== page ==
Expanded coverage for substance use disorders is an important, largely-unnoticed features of the Affordable Care Act. ACA will (eventually) cover most of the uninsured. It will also expand the content of coverage through essential health benefit rules and related efforts.
Through expanded coverage of the uninsured–and expanded coverage for mental health and substance abuse treatment among those already covered–health services researchers estimate that more than sixty million people will eventually see improved coverage for these services.
How many people with current substance use disorders will actually benefit from these changes? There is no clear answer, but data from the National Survey of Drug Use and Health (NSDUH) provide a useful starting place.
NSDUH is imperfect. It does not provide detailed income or program participation data. Public use data also mask state identifiers. This infuriating self-sabotage is unnecessary to protect human subjects, and renders NSDUH less useful and more cumbersome than it should be in examining the impact of cross-state policy differences, for example in comparing opt-out and opt-in Medicaid states on ACA.
Despite these shortcomings, NSDUH is the largest nationally representative survey that includes detailed screening questions regarding drug and alcohol disorders, experiences in substance abuse treatment, reasons for not seeking treatment, and more.
Figure 1 shows the results for basic coverage. As measured by NSDUH, 38 million American adults were uninsured at the time of the 2011 survey. This figure itself understates the coverage challenge. NSDUH respondents corresponding to another 16,000,000 people report that they have health insurance, but that their insurance plan does not cover drug or alcohol treatment. Presumably respondents sometimes misunderstand complex insurance products. It’s not clear whether expert scrutiny of these same plans would yield higher or lower numbers. The order of magnitude is sensible. ACA’s provisions requiring plans to cover substance abuse treatment–at parity—are thus especially important.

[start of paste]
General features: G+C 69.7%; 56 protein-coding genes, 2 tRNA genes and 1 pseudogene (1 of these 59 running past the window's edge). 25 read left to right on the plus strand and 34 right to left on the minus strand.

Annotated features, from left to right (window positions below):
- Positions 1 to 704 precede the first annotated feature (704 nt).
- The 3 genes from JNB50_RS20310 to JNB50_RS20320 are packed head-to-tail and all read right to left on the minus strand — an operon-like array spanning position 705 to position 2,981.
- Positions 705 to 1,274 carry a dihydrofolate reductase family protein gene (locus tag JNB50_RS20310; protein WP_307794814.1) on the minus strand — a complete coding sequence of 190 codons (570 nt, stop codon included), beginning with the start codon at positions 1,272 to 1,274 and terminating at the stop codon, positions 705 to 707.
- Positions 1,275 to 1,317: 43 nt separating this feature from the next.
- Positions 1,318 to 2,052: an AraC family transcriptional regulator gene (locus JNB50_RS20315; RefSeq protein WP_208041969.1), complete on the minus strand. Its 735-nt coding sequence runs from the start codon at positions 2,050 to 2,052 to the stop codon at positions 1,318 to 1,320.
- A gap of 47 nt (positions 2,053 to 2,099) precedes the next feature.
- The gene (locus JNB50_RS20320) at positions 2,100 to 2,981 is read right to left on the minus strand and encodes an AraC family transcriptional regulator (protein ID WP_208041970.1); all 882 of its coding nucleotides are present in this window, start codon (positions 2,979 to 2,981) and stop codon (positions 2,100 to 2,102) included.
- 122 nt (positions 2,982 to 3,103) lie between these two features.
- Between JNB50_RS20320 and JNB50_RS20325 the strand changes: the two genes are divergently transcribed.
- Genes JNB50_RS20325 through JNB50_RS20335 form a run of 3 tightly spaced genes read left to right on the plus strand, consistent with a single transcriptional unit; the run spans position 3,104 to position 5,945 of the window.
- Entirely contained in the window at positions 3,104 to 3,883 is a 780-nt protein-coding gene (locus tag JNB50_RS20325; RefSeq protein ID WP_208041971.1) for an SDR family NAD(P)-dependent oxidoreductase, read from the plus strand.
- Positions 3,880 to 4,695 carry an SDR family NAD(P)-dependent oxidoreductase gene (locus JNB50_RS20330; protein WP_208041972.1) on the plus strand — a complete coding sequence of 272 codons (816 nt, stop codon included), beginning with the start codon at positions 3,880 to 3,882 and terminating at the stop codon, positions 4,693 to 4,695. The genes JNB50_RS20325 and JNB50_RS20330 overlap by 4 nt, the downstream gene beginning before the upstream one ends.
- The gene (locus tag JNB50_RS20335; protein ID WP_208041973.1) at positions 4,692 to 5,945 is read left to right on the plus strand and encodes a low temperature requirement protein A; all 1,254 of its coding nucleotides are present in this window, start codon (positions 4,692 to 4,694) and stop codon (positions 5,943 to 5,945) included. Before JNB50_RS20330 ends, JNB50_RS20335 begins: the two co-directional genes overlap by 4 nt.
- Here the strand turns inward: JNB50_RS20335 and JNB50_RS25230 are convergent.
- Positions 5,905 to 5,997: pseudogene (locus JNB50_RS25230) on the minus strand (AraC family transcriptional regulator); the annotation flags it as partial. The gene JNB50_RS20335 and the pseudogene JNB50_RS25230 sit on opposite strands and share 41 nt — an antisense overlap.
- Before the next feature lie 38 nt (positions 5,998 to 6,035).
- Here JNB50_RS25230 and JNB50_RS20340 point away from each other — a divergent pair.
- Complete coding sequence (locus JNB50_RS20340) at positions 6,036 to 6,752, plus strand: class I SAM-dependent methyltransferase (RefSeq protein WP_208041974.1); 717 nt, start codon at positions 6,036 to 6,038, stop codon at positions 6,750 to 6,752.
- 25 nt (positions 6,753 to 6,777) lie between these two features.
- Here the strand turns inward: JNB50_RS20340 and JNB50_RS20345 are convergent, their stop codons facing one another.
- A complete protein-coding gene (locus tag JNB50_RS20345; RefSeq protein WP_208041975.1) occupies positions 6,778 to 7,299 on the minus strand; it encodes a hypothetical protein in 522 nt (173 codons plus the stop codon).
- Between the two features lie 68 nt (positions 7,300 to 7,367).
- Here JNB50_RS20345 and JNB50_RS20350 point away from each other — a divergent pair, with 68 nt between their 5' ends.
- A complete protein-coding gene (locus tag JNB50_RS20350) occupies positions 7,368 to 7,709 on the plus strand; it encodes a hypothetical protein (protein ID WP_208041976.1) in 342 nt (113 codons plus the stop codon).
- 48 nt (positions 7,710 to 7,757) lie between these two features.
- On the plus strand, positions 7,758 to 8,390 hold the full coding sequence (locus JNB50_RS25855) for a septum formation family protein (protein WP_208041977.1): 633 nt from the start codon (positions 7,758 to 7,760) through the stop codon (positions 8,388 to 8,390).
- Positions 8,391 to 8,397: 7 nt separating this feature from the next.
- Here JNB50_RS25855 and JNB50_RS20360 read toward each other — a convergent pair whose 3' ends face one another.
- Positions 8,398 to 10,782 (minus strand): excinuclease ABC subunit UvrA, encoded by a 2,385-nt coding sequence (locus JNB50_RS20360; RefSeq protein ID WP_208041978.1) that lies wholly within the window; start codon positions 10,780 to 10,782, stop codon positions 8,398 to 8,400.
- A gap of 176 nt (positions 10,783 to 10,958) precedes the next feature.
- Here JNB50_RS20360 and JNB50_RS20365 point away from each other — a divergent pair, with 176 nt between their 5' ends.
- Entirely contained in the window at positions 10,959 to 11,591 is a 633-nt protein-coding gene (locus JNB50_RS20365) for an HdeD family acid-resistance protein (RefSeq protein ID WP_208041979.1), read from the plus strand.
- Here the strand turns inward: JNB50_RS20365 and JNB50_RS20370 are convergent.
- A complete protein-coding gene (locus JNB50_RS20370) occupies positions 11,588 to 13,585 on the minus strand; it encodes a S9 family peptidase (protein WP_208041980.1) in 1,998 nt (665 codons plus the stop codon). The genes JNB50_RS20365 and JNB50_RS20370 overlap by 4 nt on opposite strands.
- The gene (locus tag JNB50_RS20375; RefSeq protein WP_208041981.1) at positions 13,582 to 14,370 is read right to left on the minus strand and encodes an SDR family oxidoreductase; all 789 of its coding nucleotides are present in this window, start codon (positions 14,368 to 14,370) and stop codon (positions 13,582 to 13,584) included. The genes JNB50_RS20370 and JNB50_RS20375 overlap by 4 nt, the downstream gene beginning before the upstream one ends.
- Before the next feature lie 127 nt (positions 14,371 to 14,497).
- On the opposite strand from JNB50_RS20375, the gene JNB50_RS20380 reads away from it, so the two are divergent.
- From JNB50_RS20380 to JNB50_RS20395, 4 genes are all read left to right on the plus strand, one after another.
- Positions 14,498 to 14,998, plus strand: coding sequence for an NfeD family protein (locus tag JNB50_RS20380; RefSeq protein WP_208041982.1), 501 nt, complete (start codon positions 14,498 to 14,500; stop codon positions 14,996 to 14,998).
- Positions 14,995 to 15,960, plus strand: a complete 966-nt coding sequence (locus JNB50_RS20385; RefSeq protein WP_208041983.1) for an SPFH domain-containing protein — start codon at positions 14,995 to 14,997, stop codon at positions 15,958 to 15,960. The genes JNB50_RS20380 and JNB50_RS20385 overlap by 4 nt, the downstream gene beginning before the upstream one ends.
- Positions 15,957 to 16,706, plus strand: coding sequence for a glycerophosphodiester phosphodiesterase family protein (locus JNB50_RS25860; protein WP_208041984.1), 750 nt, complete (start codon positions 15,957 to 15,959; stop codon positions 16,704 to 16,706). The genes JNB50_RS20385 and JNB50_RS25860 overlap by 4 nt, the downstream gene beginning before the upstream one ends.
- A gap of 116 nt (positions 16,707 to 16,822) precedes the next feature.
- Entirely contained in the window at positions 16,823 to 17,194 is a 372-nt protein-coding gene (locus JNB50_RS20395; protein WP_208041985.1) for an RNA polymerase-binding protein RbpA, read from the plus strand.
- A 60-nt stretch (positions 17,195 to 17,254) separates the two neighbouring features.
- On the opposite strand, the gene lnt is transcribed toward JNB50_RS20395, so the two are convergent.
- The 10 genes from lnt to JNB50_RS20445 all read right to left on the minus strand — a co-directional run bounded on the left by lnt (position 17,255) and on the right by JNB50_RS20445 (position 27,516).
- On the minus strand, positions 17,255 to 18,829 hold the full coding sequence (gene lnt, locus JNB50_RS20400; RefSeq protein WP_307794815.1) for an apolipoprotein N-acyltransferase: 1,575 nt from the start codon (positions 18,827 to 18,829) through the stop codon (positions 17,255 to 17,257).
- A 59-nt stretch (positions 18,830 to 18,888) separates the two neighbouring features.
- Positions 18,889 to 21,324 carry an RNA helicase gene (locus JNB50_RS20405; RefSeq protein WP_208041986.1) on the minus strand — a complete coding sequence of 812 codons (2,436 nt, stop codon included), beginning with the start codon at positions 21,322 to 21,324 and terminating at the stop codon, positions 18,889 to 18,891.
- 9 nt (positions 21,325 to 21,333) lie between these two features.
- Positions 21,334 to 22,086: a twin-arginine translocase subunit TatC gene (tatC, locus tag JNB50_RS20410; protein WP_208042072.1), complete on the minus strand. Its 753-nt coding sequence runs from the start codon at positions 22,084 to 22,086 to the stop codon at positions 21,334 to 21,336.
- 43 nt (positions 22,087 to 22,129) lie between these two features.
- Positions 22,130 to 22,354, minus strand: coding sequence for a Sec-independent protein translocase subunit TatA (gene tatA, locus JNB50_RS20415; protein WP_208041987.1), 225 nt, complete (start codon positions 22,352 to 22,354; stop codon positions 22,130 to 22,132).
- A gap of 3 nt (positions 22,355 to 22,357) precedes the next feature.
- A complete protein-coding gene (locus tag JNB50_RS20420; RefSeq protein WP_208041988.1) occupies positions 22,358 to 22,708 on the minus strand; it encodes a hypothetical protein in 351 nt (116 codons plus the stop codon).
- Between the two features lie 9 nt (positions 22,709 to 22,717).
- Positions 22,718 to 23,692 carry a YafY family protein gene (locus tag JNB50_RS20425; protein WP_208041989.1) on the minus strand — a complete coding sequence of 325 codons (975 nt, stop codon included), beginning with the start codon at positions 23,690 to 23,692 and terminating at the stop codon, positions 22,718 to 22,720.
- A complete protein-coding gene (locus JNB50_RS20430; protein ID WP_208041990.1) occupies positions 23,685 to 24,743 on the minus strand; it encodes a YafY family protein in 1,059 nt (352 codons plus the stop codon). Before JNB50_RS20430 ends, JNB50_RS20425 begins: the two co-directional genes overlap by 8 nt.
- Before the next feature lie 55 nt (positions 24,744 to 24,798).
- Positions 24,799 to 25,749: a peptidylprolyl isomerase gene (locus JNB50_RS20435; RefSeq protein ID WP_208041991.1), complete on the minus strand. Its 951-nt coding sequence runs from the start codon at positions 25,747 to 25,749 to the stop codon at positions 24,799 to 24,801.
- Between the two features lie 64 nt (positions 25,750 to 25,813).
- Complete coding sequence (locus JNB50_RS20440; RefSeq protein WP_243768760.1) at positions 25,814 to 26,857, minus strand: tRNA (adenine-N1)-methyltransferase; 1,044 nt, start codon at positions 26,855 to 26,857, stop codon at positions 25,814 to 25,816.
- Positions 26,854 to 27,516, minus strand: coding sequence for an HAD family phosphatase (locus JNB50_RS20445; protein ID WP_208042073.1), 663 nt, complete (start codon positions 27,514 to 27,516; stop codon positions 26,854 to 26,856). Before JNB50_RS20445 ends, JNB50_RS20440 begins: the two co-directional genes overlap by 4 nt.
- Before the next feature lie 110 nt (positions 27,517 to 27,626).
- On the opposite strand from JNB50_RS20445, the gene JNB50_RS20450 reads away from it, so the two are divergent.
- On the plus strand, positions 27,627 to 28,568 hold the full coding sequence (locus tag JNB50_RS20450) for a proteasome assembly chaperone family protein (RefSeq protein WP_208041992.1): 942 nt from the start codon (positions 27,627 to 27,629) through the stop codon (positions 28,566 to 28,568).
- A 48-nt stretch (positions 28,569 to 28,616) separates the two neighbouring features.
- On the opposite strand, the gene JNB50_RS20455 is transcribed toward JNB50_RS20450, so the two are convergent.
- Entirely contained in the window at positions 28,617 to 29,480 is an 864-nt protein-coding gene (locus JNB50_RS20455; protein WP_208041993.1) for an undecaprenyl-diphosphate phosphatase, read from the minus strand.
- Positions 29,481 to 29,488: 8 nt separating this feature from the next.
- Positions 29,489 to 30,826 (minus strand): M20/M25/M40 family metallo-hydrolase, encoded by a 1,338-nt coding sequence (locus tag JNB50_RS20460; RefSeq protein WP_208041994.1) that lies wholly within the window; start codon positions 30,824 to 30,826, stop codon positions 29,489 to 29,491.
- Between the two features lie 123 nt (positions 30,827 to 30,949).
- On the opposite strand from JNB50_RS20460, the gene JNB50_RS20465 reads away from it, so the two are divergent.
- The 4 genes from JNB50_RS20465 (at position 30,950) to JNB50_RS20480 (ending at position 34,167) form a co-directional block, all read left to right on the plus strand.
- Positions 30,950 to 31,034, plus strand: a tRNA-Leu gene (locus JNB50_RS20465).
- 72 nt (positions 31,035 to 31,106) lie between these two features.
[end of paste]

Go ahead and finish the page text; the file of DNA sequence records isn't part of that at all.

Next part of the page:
Figure 2 then focuses on individuals who satisfy screening criteria for drug and alcohol abuse or dependence. The leftmost bars show results for all U.S. adults over the age of 18. I then stratify in the rather gross income categories facilitated by these data, expressed as a proportion of the poverty line.
Almost nineteen million Americans satisfy screening criteria for a drug or alcohol disorder. About one-third are either uninsured or have health insurance that does not cover services for their particular substance use disorder. Of course, people with low incomes are far more likely than others to fit into this category.
About 4.8 million Americans face the dual challenge of both being uninsured and substance use disorders. About 1,4 million have incomes below the federal poverty line. These are the men and women most likely to be hurt if they live in states that opt-out of Medicaid expansion. Another 1.7 million have incomes between 100% and 200% of the federal poverty line. These individuals have the most to gain from creation of viable health insurance exchanges, and by ACA provisions that seek to bring mental health and substance abuse treatment more closely aligned with general medical care.
Figure 3 provides further information regarding these 4.8 million people. Eighty percent satisfy screening criteria for alcohol disorders, with about 35 percent satisfying criteria for some other substance use disorder. Marijuana is by-far the most common of these substances, but about ten percent of people report problems with psychotropic drugs, and another ten percent with analgesics.
This group is also pretty young, with about two-thirds below the age of 35. More than 70 percent are male. Most have never been married. The majority is non-Hispanic white, though 27 percent identify as Hispanic/Latino.
There’s no rocket science happening here. Yet I believe it’s useful to break such things out. These data underscore the need to address under-insurance as well as uninsurance in addressing substance use problems.
These data also underscore the importance of alcohol as a serious national problem. Alcohol is the intoxicant that causes the most widespread criminal justice problems.
The prevalence of alcohol disorders underscores one more thing. Many people with alcohol problems will never access the specialty addiction system. That’s the reality. ACA’s efforts to promote screening, brief intervention, and referral to treatment (SBIRT) and other strategies to integrate substance abuse services into mainstream medical care are thus especially crucial.